I Capture the Castle

“[…] two of us always on the look-out for life, talking to Miss Blossom at night, wondering, hoping; two Bronte-Jane Austen girls, poor but spirited, two Girls of Godsend Castle.”

I need to preface this review by saying that I have an old friend who I think of as my book buddy, because we have similar tastes and she gave me several good recommendations when we were in school together–The Princess Bride, The Scarlet Pimpernel, and The Eyre Affair. They all became favorites of mine, and the first actually cemented out friendship. But for some reason I never followed her advice about Dodie Smith’s I Capture the Castle until now.

She was right again.

I Capture the Castle is the diary of sixteen-year-old Cassandra Mortmain who lives in an old English castle with her family, including her beautiful older sister Rose. They are relatively poor, surviving on the royalties of Mr. Mortmain’s only book, but relatively happy with their dreams. Only Rose seems to feel the hardship, so when two rich Americans move to the nearby manor she resolves to marry one of them to save her family.

I loved Cassandra as a heroine and would rank her not too far below Anne Shirley. She dreams of becoming an author someday, and I always find that when the narrator is a writer the story seems more real. Cassandra is absolutely charming, as well as all the other characters, and seems almost ethereal. She loves Austen and Bronte but also disdains the type of “novel with a brick-wall happy ending–I mean the kind of ending when you never think any more about the characters…” That and the quote above really sum up the book for me. Days later I’ve still been thinking about the book, and as I write this review all my various emotions about it come back to me. It’s a story of family, of the meaning of happiness, of first love and of growing up. I can’t bear to think of leaving the characters behind; in my mind I make up stories for what happens later in their lives.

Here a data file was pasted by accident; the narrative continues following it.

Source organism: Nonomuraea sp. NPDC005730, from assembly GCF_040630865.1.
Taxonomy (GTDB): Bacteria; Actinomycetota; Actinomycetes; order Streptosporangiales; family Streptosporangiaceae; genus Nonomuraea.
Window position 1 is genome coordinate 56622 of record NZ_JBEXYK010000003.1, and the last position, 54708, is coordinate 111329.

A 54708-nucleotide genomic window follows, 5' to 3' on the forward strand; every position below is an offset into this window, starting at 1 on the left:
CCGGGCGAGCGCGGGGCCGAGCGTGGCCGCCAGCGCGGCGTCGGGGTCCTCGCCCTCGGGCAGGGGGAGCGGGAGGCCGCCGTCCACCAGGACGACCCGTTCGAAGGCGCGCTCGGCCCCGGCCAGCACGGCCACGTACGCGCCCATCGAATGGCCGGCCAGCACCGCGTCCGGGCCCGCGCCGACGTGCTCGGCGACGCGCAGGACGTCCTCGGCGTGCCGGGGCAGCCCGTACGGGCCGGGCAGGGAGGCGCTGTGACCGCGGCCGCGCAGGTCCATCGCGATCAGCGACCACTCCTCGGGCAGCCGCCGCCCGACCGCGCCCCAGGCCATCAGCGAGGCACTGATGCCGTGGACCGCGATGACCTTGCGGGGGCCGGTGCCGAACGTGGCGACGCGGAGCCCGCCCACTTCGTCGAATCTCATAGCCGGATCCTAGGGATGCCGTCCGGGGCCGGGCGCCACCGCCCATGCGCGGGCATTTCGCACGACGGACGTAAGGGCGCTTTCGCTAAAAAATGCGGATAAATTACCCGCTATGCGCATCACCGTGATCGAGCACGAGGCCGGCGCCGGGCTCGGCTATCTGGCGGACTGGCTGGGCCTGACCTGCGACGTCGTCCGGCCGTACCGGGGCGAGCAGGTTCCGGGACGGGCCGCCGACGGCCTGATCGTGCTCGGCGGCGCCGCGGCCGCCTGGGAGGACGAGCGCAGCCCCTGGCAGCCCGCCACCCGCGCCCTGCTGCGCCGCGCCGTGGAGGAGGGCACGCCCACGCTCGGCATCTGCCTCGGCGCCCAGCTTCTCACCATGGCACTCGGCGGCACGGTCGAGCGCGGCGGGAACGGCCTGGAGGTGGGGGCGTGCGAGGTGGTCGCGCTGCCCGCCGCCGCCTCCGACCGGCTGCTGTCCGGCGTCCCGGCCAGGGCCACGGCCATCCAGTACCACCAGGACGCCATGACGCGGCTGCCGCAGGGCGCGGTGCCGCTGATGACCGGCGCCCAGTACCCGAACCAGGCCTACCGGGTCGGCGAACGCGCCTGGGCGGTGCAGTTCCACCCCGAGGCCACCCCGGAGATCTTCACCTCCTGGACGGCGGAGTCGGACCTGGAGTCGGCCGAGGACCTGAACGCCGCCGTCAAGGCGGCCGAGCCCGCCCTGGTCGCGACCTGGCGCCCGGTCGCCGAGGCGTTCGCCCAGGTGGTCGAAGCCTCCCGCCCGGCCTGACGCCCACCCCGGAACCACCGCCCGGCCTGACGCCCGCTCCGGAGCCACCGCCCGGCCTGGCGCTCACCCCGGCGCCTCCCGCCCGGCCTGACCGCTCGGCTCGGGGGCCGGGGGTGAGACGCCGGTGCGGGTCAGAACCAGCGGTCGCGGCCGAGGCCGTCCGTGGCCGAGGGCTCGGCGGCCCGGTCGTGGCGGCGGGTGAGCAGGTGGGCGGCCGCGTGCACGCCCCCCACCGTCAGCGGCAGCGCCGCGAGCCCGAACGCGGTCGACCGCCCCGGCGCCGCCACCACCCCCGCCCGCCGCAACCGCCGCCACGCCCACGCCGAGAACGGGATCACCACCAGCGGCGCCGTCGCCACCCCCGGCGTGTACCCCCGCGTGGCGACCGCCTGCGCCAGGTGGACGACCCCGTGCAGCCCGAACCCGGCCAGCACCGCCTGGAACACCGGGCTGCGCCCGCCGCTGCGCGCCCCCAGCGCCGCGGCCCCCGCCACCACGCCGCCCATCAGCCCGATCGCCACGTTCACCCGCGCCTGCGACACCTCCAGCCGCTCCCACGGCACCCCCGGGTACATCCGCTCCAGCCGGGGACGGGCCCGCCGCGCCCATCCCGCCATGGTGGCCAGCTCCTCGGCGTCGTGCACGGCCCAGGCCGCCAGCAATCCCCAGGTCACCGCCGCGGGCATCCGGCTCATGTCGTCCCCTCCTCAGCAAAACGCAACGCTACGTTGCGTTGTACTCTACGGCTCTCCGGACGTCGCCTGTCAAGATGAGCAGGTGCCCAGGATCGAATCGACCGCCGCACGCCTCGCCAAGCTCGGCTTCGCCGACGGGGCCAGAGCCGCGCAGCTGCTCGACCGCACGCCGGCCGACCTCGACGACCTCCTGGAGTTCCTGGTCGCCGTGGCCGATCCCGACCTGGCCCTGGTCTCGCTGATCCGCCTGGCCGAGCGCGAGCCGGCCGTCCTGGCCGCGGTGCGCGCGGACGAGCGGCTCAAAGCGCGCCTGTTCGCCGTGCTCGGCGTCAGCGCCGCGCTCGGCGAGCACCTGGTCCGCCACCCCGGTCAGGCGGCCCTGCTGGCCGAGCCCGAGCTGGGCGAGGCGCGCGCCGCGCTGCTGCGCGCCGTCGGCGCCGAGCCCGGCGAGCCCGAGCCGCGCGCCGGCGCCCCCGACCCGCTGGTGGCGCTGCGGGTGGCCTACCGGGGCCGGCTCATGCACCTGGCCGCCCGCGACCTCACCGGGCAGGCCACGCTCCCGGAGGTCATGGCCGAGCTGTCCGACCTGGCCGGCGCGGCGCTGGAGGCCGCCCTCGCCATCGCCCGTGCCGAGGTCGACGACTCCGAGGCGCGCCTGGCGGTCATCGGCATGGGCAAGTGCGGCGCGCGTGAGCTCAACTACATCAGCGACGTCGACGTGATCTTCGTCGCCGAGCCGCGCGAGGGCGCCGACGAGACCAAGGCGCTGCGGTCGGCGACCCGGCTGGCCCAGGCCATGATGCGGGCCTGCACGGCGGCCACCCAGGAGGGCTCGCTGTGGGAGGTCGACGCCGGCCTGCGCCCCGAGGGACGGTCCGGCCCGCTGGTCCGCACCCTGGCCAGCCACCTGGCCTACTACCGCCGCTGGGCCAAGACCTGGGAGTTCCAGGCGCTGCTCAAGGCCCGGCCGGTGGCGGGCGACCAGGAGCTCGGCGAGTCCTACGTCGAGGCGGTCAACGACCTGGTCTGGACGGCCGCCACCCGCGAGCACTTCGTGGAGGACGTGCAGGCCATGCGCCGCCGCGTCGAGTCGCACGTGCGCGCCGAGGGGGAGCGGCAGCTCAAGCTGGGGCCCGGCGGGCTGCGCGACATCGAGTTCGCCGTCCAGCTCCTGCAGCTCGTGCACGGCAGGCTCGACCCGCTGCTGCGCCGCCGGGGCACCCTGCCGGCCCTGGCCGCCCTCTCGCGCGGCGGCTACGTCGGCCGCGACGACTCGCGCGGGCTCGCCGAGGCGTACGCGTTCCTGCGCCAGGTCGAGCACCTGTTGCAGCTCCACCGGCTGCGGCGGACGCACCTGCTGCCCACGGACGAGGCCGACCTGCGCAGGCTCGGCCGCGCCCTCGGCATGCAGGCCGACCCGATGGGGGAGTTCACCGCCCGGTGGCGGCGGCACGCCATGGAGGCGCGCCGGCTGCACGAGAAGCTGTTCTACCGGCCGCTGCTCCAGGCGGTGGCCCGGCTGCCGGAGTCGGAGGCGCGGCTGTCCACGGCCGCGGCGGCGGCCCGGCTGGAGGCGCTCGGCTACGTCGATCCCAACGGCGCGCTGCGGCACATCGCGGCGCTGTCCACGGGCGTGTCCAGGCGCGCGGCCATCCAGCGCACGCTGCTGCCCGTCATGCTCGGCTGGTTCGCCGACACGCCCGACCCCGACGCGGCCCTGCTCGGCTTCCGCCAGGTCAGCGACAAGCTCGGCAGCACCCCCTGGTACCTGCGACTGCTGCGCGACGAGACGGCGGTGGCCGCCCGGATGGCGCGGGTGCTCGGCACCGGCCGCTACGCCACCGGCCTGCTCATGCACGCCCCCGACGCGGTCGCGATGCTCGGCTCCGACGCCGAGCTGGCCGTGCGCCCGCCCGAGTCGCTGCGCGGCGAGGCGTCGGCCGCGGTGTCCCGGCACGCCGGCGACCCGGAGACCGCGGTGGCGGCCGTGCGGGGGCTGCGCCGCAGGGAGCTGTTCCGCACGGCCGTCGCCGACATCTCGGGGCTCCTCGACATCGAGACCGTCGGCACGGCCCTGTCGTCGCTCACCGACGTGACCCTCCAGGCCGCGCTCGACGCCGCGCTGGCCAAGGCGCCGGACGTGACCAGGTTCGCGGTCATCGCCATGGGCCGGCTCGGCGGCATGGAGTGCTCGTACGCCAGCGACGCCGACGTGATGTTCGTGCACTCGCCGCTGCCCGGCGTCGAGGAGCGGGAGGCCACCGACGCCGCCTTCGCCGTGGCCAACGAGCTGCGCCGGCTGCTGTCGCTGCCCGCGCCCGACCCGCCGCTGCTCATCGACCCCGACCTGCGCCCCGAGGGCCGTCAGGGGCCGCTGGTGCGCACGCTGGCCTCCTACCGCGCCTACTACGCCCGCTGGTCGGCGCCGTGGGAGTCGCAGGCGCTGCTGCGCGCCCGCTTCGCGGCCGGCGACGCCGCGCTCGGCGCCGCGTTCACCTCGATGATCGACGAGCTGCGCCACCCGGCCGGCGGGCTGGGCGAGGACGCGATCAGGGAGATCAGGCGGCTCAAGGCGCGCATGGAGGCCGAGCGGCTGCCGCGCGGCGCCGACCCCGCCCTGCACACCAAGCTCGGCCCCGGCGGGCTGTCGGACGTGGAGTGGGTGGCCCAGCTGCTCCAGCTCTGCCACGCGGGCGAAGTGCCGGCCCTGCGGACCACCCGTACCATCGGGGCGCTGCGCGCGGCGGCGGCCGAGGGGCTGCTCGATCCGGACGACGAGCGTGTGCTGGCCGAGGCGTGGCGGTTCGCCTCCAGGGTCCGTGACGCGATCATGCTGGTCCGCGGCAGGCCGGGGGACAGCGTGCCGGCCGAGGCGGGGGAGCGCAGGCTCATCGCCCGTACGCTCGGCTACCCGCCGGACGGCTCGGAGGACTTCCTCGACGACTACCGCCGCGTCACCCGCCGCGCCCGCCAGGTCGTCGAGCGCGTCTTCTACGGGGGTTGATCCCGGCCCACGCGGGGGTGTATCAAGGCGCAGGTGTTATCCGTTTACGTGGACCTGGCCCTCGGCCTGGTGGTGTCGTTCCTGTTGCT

I don’t really want to talk too much about the book, because it’s better to go into it fresh and discover the magic for yourself. While reading I was torn between reading quickly to find out what happened next, and slowly to savor each delightful line. I’ll have to get a copy of my own so when I reread it I can mark all the good quotes.

I do wonder if Godsend Castle–a house built onto the remnants of an ancient castle–was based on a real place. Dodie Smith describes its layout so well that I could clearly picture it in my mind. Does anyone know for sure? I’ll see what I can find on the internet.

Please go read this if you haven’t. There’s so much more I could say, but it seems best to sum it up by saying I love it, I love it, I love it.

Published in: on November 12, 2009 at 12:11 pm  Comments (4)  
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4 CommentsLeave a comment

  1. […] I Capture the Castle, by Dodie Smith: Utterly enchanting. […]

  2. […] I Capture the Castle, by Dodie Smith […]

  3. […] mother are more realistic. In a small, surprising way, Charles reminded me a bit of Cassandra from I Capture the Castle, simply because his way of life is changing beyond his control. Can you have a coming-of-age novel […]

  4. […] mentioned in previous posts that a good high school friend and I first bonded over books our freshman year, and The Eyre Affair […]

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